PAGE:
A touch of the oh la las
Why do French women always look so chic? Helena Frith Powell uncovers their best-kept beauty secrets
I live close to a small town in southern France (population: 7,464), where there are 19 hairdressers, five beauticians and four lingerie shops. This should tell you something about the priorities of French women. When I first made an appointment at one of the 19 hairdressers, I told my French friend Anne that I was going to get my hair dyed. “Ssshh,” she said, looking anxiously around the cafe to make sure nobody had heard me. “You can’t tell anybody that. C’est pas normale.”
French women are notoriously secretive when it comes to sharing their style and beauty secrets. Looking good and ageing well are an essential part of daily life, but they are a part that women don’t want to share with anybody else. “I like a nice car,” Anne told me, “but I don’t want to know how it works, or how its bodywork is kept in tiptop condition. It’s the same for women: we should look great, but why do we have to tell everyone how we do it?”
Anne goes to the salon twice a week to get her hair done (I found out because I asked the hairstylist – obviously, there was no point in asking Anne). Whenever I see her in town, she says she is on her way to a meeting, but I would wager that the meeting is to have her eyebrows plucked or some of her nonexistent cellulite massaged.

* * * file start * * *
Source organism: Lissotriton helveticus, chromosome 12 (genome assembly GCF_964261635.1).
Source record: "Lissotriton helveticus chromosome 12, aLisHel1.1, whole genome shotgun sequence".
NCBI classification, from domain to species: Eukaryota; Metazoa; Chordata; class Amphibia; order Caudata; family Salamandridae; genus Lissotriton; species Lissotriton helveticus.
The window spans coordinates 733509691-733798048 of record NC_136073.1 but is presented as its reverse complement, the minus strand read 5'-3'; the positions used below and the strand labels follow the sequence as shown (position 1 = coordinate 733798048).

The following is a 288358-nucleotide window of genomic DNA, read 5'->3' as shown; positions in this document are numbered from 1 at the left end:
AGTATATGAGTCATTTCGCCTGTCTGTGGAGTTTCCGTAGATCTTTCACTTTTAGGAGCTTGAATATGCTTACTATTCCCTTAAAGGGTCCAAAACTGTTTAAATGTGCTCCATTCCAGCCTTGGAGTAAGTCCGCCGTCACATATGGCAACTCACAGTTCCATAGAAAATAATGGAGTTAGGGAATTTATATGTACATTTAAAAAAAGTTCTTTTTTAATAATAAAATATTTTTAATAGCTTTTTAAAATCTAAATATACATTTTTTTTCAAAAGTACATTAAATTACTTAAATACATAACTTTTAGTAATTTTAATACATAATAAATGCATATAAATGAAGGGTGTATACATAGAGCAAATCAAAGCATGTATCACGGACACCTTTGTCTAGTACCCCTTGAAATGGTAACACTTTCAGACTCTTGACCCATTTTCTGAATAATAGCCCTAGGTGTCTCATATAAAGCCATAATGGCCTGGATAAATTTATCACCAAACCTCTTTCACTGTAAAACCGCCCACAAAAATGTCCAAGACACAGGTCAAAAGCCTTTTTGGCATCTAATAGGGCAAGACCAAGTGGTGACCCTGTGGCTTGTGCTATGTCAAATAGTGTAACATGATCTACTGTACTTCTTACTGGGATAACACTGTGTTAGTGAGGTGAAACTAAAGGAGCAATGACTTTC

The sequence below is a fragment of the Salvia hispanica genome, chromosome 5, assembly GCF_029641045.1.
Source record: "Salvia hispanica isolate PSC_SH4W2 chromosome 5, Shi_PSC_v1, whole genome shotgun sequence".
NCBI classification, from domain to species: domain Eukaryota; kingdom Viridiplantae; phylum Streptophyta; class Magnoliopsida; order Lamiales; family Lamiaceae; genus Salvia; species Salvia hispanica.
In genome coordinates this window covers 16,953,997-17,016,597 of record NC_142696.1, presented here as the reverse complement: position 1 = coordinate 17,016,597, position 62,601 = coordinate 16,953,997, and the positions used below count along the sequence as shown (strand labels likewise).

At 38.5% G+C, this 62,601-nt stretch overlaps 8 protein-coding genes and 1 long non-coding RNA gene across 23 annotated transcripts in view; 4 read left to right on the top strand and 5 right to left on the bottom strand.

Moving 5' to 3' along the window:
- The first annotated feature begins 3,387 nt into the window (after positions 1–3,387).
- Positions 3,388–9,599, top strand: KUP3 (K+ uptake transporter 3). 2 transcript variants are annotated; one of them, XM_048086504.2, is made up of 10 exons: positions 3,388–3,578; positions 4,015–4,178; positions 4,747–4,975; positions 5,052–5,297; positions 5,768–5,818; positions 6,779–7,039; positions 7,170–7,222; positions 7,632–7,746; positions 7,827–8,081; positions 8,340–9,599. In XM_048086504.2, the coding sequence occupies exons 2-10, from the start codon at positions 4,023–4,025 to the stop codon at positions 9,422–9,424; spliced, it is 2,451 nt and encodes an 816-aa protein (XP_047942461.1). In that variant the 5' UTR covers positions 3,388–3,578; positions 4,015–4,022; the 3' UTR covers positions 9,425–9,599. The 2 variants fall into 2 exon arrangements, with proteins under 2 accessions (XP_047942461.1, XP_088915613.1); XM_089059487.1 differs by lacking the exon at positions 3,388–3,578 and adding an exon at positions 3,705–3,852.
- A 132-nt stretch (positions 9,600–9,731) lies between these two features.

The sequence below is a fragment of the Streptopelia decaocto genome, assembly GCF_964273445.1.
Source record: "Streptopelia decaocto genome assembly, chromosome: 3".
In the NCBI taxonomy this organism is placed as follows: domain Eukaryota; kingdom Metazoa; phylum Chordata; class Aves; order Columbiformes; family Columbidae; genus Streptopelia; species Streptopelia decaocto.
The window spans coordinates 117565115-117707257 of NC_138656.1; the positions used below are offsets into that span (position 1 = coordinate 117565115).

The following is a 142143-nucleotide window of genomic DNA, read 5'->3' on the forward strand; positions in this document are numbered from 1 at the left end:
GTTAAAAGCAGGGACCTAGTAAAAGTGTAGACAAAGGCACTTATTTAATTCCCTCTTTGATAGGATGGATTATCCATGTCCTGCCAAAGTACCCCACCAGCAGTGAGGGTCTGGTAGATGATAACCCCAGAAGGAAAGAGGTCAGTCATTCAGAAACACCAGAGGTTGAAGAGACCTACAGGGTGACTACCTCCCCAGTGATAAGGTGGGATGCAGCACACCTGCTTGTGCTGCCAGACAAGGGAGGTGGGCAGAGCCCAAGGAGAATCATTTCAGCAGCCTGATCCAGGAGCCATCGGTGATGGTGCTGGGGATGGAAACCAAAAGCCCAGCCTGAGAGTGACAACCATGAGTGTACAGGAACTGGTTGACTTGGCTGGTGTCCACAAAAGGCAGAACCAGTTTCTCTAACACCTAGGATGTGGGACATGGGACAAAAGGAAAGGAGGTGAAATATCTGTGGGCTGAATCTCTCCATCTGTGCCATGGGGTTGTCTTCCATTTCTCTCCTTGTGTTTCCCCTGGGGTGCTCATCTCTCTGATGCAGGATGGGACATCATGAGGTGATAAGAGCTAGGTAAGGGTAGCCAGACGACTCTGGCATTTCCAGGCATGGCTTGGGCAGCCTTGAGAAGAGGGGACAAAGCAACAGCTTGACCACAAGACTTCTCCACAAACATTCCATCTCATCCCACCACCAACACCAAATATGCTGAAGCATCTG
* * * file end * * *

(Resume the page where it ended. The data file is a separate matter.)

Since I moved here six years ago, I have been amazed by how good French women look. Okay, not all of them – in my village, we do have the slippers-and-pinafore brigade (it’s not a good look) – but the vast majority are groomed from their heads all the way down to their toenails. Just looking at the lotions and potions on sale makes you realise there is more to this French seduction lark than a pair of suspenders. The chemists sell more creams than medicines; creams to make your thighs thinner, creams to make your breasts firmer, creams to make your face smoother, and so on.
While I was researching my book on French women, one lady did admit that looking good can be a full-time job. “By the time you’ve got down to your toes, it’s time to start at the top again,” she said. “Sometimes, it all becomes a bit much, but it’s not part of our genetic make-up to just let ourselves go.”
Part of the reason it takes so much time is the French philosophy that even if the devil is in the detail, so is much of the pleasure. They start in the places they hope will be seen last. French women even follow fashion when it comes to what my children politely call “your parts”. Right now, the fashion is for cropped hair in those “parts”. Just so you know.
Anne is as likely to share her secrets as she is to do the school run with a chipped nail. But maybe because I’m not French, and therefore not seen as competition (what threat could an English woman possibly pose?), I have managed to prise some top beauty tips that are guaranteed to make you more seductive than ever before from other French ladies.
My friend Nicole says the way to keep breasts pert is to douse them in cold water every morning. “Put a flannel in some ice-cold water, then wring it out and place it on your breasts,” she says. “It is much more effective than any cream for keeping them firm.”
Buttocks and thighs